Fairytale Fights is a gorgeous game with a unique concept and delightfully demented gameplay. From there, it goes downhill.
The game, which had built up a bit of hype since E3, plays out like this: four fairy tale mainstays (Little Red Riding Hood, Snow White, the Naked Emperor and Beanstalk Jack) have had their fame taken away from them, and they’re sad. For example, the lumberjack kills the wolves, so Little Red doesn’t get her time in the limelight. This, of course, makes them mad, and has them decide to go on a psychotic killing spree to regain notoriety.
Okay, that’s not what they intended, as there’s a story, but it seems tangential to all the mindless killing that you do to progress in it.
The gameplay is your standard multiplayer beat-em-up, with lots of weapons to pick up and lots of enemies to take care of. The world looks open, but the actual traversable area isn’t any larger than in old-school titles like TMNT or Streets of Rage. There are obstacles to avoid and rivers to jump over, but it’s not really a platforming challenge as much as it is a hazard to hit enemies into. Attacks are handled with the right stick, so the control setup feels a bit like a melee Smash TV.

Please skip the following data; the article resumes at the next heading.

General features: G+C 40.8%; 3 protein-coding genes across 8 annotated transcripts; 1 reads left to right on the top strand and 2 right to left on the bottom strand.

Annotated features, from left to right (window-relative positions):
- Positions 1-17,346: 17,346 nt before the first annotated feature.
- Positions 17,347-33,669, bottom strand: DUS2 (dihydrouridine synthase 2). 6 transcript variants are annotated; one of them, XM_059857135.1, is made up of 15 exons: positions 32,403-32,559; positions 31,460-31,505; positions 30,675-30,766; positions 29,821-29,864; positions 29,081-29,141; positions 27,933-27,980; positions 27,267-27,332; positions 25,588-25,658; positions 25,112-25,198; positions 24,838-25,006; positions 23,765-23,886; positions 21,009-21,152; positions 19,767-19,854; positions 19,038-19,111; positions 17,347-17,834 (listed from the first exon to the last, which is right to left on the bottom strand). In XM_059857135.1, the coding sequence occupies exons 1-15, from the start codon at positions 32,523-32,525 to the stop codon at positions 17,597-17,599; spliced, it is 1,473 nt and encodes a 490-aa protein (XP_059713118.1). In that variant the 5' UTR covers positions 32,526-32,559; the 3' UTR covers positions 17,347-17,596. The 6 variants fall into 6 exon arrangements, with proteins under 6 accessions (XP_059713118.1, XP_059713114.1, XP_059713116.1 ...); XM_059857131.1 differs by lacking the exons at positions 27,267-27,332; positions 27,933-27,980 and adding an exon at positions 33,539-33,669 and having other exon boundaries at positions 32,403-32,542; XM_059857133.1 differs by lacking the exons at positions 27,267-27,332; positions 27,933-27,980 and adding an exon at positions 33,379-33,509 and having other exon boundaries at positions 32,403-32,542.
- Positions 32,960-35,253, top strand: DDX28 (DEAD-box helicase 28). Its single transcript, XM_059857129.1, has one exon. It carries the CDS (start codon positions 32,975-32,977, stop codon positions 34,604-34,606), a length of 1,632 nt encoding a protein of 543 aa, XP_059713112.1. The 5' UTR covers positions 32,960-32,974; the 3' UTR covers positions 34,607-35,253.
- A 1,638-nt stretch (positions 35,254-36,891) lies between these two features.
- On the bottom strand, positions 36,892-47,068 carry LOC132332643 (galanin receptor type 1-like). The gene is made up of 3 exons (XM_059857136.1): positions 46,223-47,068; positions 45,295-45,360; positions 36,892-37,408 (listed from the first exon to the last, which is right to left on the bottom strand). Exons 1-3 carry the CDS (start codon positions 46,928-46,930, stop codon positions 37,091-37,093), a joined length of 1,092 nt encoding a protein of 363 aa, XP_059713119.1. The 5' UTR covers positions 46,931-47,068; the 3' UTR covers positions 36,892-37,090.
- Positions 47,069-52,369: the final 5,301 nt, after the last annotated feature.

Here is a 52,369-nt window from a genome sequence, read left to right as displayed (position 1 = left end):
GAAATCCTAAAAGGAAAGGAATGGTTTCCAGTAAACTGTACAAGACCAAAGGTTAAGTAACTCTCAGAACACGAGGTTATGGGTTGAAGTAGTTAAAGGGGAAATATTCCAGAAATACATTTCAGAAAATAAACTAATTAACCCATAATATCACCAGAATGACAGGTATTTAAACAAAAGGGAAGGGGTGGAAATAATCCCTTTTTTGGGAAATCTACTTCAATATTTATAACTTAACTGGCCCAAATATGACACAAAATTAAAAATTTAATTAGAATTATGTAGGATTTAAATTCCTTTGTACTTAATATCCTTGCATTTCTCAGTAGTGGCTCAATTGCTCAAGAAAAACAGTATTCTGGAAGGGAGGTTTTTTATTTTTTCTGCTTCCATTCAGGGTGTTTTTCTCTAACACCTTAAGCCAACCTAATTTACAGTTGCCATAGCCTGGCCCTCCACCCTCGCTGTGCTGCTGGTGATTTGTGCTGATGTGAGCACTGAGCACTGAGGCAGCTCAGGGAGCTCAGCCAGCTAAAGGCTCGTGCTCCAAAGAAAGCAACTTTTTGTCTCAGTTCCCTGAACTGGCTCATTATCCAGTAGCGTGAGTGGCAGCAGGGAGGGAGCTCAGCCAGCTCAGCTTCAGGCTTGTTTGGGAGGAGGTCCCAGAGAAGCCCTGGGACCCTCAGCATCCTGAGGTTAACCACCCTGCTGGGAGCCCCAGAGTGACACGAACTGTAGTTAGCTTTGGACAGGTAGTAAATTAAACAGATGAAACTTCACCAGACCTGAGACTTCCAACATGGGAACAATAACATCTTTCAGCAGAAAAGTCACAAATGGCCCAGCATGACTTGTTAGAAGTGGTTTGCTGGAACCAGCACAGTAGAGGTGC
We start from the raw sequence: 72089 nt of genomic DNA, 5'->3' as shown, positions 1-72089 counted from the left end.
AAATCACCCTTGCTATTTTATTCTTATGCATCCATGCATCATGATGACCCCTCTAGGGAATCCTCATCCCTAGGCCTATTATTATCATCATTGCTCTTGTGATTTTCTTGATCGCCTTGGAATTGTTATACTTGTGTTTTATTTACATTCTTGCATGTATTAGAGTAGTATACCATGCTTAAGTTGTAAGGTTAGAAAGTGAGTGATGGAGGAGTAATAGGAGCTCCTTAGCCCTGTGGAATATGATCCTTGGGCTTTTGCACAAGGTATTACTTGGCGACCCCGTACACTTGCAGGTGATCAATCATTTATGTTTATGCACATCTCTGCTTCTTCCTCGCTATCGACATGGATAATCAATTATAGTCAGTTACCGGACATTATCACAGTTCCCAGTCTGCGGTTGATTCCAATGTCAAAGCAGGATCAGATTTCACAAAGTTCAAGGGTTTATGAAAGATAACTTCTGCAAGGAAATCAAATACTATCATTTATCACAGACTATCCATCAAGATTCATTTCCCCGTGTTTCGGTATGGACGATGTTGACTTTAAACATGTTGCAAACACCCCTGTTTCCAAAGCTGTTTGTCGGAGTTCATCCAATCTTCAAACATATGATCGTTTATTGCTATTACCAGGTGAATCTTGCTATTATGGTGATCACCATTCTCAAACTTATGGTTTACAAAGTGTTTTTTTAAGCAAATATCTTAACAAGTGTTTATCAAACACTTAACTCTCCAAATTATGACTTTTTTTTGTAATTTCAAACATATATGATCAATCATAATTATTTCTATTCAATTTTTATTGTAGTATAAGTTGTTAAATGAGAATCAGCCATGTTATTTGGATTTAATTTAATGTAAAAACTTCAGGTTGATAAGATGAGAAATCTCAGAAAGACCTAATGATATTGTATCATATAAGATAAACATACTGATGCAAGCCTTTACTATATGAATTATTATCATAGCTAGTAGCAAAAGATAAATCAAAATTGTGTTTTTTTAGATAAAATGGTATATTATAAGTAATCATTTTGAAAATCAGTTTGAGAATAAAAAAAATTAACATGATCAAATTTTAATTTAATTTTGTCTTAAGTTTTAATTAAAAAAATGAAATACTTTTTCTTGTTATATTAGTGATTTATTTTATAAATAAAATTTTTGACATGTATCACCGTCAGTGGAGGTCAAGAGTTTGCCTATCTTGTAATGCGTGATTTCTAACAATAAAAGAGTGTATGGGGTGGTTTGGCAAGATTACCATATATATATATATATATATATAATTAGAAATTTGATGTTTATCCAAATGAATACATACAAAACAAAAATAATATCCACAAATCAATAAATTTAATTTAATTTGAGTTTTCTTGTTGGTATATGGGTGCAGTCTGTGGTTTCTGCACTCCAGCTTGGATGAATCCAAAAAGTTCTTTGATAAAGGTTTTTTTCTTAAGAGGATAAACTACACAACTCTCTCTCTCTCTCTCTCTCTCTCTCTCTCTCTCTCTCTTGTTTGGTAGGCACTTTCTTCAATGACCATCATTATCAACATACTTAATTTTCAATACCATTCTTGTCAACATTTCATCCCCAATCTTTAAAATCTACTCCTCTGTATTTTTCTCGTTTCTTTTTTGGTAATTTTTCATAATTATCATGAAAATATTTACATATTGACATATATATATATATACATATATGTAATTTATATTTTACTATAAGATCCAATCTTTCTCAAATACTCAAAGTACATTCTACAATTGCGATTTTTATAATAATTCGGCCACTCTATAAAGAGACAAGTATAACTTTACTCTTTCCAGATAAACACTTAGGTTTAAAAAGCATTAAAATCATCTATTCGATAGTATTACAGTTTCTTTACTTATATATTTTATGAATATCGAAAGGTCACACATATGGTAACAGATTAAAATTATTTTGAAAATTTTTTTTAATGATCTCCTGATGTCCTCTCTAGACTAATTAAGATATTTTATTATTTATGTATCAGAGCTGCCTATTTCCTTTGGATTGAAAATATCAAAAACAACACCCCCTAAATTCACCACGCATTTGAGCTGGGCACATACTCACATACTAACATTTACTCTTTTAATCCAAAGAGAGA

The game does indeed look gorgeous. The bright, lush environments combined with the simulated pools of blood really get you into the twisted mindset the game requires, and everything feels polished visually.
All of this makes for a really fun game…for an hour or so.
Fairytale Fights starts to fall apart as the story progresses. Weapons are only categorized into “stars” that indicate strength, and strong three-star weapons are easy enough to find and deal only slightly more damage than even-more-common weaker items. It’s cool that the weapons slice in ways generated by your movements, but it’s all flash and no strategy. Characters don’t level up, weapons don’t alter your attack patterns, and there aren’t any cooperative elements to the combat. Collecting money adds to a bank, and things can be built with it, but none of these things change the game experience at all.
This would have been a magnificent game had Playlogic included anything at all that helped replay value. I mean, seriously guys. Patch in some character progression or something. You’re killing me here.
As it is, it’s an interesting diversion, but it gets totally outclassed by Castle Crashers at a third of its price.
ESRB: M– Please, please, please don’t buy this for a kid.
Pros: Impressive visuals, distinct style
Cons: Lack of compelling elements